Seems a bit fashistic… why do we need to let people know who we are all the time, or at all? So we can segregate or discriminate more easily?

  • http://www.unruly.ca Katy McDevitt

    Yes! What Ninian said too. It is disconcerting, that aspect of it. Why do we need to define ourselves? It makes me think a bit of Facebook and all the applications they want you to install which are really just information-harvesting tools that allow their advertisers to personalise their ads and make them specific to each user.

  • booh

    although I do agree with the above statements about facebook- I don’t see this is “fascistic” at all. I don’t quite understand how recognizing the individual even relates to that word. Conventional blanket branding that typical universities employ seem more “fascistic” than this because they simply don’t recognize the individual and create a identity that doesn’t represent the student, but models the ideal student. I think this is a really interesting way to represent groups of people. I don’t really see it working at a large scale, but I think thats what was intended. I think the most important thing a university can do for a student is recognize their individuality– especially as a designer. Design brings Designers together. Is that not a brilliant idea?

  • http://www.nadiatroeman.com Nadia Troeman

    First of all I would like to thank you all for your comments and would like to take the time to react on them.

    One of the reasons for this project was indeed to stimulate discussion about identity in a globalized world, so the fact that we are discussing is good.
    The other reason was a personal one. I myself grew up in different parts of the world and have parents who are in turn from different places. When people ask me ‘who I am’ or ‘where am I from’ they usually don’t want the whole story so I start being selective with what I say.

    When moving to London we had to fill in our ethnicity on the enrollment forms at University. Here we had a very cramped set of choices that never really explains who we as a person really are. Hence my project started with a goal of making the enrollment experience more culture friendly and secondly more interactive. What I wanted to achieve was a system that does not dictate you to a box, but rather let you define your own. Students are free to fill in extra cultural information about themselves and some will give out more that nothers. The actual cultural categories in this system were analyzed from all the interviews I did and students are also able to add to the structure, thus making it more and more something of their own.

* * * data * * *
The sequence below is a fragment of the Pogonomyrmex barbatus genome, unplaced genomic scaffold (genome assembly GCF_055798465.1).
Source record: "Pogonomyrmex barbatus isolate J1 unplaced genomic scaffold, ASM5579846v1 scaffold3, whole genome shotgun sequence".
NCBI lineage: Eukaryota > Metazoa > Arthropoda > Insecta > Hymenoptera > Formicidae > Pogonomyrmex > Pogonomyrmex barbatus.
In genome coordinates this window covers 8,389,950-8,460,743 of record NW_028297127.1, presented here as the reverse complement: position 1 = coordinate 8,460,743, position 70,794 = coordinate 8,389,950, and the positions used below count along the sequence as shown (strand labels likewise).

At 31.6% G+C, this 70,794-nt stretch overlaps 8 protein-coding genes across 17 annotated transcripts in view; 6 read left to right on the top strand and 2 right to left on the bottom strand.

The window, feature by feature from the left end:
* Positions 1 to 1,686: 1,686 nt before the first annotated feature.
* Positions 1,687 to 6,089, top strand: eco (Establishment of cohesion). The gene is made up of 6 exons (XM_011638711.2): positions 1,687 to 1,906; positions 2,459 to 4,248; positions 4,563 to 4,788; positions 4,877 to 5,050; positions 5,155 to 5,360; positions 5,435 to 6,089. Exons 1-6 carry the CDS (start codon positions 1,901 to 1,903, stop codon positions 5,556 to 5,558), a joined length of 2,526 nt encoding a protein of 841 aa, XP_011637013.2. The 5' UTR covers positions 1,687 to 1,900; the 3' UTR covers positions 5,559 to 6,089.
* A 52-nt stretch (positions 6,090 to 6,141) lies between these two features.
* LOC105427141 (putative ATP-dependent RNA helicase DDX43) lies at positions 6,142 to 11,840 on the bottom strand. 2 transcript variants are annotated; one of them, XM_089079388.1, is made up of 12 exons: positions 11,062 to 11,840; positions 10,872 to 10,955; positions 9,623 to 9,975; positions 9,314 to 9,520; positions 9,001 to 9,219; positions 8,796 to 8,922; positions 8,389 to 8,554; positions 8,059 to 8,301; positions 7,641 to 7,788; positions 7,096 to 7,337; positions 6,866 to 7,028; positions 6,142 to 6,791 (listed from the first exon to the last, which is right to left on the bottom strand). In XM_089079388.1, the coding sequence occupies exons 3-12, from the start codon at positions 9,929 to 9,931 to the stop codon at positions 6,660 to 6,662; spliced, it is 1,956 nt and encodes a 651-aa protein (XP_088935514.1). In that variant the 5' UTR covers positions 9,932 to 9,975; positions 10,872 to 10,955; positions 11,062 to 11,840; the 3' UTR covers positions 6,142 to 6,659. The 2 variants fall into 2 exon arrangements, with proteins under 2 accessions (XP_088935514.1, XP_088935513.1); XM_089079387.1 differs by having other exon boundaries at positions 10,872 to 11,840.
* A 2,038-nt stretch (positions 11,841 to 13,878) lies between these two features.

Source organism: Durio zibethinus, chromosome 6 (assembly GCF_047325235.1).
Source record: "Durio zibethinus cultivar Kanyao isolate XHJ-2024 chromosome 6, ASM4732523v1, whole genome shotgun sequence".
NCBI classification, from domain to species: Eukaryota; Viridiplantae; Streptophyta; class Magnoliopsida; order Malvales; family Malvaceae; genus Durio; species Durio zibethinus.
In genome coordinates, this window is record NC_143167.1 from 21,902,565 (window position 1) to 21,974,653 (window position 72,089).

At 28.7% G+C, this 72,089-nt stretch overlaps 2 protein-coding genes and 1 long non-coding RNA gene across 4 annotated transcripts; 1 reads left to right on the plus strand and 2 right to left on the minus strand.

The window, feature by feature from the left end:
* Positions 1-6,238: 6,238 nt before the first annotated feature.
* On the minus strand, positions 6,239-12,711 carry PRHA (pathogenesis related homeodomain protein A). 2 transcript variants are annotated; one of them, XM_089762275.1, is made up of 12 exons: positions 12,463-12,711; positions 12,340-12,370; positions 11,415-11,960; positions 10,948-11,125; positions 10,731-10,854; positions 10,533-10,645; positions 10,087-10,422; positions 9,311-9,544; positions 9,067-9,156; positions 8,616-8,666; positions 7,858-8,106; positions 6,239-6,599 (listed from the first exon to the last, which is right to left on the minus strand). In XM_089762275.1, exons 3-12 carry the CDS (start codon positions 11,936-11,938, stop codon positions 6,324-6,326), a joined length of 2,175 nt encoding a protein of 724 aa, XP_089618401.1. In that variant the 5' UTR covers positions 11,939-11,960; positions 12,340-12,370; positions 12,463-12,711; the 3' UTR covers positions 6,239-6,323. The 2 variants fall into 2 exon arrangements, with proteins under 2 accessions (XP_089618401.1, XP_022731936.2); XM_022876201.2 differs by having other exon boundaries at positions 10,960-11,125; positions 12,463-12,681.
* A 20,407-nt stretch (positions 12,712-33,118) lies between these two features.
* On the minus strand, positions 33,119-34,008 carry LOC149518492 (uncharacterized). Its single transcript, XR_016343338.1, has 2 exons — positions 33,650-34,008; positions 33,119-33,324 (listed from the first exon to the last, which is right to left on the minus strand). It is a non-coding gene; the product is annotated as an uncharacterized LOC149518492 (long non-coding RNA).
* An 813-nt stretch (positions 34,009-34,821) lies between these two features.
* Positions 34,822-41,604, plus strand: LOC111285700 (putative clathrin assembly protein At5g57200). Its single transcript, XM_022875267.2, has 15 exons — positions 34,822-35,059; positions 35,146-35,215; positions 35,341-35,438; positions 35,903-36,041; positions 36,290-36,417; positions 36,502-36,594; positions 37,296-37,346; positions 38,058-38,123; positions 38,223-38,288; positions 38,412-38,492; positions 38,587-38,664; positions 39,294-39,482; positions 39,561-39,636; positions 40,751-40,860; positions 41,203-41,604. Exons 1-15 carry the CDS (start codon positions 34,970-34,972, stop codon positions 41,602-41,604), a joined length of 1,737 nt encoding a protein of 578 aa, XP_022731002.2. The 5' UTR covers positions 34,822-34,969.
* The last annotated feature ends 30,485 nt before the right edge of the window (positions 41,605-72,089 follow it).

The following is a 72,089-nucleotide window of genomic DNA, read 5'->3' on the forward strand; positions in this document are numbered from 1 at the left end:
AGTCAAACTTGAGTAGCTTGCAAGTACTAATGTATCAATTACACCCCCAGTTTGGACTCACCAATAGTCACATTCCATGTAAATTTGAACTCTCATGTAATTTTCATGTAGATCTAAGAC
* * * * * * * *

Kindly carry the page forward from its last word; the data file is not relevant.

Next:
Though this is a global issue, I specifically designed it for an Art and Design University, not for Government or a commercial enterprise. Students in this way design their own identity when coming into the University and they can update it as often as they like. This was then when I thought, “I have all these individual ‘logos’, built on a enrollment system that generates a visualized form of that data… what if I combined all this data and create an identity that truely reflects the people whom enrolled”. Thus the concept for the identity of the university was born. All the data that is readily available, combined into a single evolving identity. Thus the changes students make along the way have an immediate effect on the dynamic University logo.
    The students control the dynamics of the school’s identity and with every new student, it’s identity changes, reflecting the identities of the people within.

    This project is a personal interpretation (in concept and design) on how a globalized identity within a university could be visualized. With the most important part being the fact that individual identities are not limited to caged boxes, but rather an open opportunity for everyone enrolling to really represent who they feel they are.

    I hope this gives a better understanding to the choices I made and I’m curious to your reactions.

  • http://www.micro-architects.com Ninian

    Booh it’s not recognising the individual at all. More like blending everybody into a system. It’s fashistic because if this proposal ever did happen then it would have to be imposed strictly by the Uni. The students would have no choice in wearing the emblems…it even reminds me of the Star of David emblems forcibly worn by the Jews in WW2.

    I dont understand what the problem with telling only specific people where you are from, especially if it’s an interesting mix. My family is fairly well spread globally, so it helps conversation! And if i don’t want certain people to know about me then i just keep my mouth shut. Which i will do now.

  • http://www.micro-architects.com Ninian

    And anyway i don’t see how identity is made any easier to understand with these ‘logos’. The point of a logo or brand is to be able to recognise somethign easily, like the McDonald’s golden arches or Nike tick. These emblems would generally look very similar no matter how indiviual each student is.

  • http://www.hancokamper.org Hanco Kamper

    Dear Ninian, you are a great example of someone who’s “enrollment image” would contain nothing more than the bare essentials. And that’s fine, because that’s your choice, you don’t need to share more information than you have to.